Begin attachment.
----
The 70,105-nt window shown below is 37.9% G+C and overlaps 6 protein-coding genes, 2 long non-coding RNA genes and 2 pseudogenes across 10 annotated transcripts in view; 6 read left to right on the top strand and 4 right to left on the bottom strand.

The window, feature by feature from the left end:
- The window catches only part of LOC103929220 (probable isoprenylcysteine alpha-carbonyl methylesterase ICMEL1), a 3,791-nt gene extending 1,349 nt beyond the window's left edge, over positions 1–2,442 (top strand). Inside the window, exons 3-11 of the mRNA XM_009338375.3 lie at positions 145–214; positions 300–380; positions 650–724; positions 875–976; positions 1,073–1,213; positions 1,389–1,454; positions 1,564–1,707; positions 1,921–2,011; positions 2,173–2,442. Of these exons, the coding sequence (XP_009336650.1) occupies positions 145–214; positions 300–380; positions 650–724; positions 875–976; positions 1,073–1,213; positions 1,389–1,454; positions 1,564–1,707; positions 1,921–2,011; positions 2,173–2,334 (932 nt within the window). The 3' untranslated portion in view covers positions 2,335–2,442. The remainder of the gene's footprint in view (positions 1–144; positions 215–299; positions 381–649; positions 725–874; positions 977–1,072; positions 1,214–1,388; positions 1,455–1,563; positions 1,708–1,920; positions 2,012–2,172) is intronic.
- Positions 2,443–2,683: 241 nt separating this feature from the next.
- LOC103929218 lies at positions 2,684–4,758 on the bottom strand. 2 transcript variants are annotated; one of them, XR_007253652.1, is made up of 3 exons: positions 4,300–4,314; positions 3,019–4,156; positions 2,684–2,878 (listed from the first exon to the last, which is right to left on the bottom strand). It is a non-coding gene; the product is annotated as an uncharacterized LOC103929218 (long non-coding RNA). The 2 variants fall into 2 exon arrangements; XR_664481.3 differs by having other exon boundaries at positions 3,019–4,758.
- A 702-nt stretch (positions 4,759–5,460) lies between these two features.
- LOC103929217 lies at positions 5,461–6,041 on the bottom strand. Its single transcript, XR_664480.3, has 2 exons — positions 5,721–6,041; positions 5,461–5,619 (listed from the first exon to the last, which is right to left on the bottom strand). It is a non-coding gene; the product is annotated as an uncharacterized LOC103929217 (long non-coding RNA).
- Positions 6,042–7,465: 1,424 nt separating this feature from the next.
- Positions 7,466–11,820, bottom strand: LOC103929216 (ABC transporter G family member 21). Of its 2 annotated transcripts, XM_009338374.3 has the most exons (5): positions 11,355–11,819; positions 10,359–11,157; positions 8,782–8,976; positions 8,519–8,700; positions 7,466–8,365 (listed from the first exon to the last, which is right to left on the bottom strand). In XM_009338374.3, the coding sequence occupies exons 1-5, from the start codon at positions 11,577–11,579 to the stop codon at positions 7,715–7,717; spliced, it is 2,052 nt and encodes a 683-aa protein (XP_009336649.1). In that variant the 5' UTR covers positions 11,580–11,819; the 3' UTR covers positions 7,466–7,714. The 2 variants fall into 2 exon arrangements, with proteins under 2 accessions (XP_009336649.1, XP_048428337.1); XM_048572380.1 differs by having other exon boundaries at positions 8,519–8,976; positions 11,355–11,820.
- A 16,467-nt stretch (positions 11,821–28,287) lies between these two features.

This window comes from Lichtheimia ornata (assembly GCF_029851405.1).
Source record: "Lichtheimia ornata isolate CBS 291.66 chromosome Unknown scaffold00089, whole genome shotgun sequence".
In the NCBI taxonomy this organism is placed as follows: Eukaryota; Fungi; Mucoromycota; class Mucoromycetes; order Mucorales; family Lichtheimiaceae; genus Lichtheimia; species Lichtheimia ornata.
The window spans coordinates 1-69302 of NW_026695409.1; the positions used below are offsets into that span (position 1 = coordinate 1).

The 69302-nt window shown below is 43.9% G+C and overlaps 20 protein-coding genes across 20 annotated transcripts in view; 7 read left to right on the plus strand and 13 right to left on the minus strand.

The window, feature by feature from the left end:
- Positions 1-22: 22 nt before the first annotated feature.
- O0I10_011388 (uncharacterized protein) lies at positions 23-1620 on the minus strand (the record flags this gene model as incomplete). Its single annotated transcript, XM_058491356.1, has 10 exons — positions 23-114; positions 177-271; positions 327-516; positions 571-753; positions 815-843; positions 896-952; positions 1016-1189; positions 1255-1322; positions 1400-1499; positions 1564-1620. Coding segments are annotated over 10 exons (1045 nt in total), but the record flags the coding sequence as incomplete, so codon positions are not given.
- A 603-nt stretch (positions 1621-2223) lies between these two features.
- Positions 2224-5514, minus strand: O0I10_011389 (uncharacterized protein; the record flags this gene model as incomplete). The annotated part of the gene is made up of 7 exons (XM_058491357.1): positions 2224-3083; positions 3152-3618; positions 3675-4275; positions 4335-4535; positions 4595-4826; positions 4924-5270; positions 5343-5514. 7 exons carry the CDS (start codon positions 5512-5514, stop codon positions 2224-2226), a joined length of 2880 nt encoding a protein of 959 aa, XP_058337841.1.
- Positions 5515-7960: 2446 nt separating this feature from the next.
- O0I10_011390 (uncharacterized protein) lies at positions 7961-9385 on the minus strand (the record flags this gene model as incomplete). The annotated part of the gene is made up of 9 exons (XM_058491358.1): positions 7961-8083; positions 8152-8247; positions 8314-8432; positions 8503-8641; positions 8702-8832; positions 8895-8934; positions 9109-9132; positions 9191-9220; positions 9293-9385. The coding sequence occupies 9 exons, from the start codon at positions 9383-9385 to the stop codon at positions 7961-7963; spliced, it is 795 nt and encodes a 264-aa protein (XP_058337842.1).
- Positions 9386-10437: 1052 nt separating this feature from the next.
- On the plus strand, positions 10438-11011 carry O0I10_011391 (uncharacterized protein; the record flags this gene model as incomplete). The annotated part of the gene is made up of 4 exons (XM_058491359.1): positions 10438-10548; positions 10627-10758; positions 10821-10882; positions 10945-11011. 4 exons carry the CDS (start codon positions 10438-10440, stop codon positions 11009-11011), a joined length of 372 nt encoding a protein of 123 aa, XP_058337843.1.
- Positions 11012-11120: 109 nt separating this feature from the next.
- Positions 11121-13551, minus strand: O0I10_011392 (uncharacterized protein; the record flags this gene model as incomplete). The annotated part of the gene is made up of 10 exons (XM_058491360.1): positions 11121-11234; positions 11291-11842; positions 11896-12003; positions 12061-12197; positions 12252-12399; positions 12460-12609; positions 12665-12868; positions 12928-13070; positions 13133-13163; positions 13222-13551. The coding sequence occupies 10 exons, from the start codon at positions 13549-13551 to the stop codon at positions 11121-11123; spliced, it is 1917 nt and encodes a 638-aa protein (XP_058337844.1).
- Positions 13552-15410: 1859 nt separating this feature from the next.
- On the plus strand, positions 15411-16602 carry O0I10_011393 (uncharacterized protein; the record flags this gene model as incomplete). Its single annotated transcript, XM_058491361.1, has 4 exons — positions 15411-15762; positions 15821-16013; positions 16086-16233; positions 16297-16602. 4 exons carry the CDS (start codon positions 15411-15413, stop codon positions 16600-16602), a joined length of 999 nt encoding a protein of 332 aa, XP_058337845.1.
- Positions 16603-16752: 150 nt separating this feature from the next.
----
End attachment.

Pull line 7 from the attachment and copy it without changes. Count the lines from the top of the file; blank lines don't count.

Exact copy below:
- LOC103929217 lies at positions 5,461–6,041 on the bottom strand. Its single transcript, XR_664480.3, has 2 exons — positions 5,721–6,041; positions 5,461–5,619 (listed from the first exon to the last, which is right to left on the bottom strand). It is a non-coding gene; the product is annotated as an uncharacterized LOC103929217 (long non-coding RNA).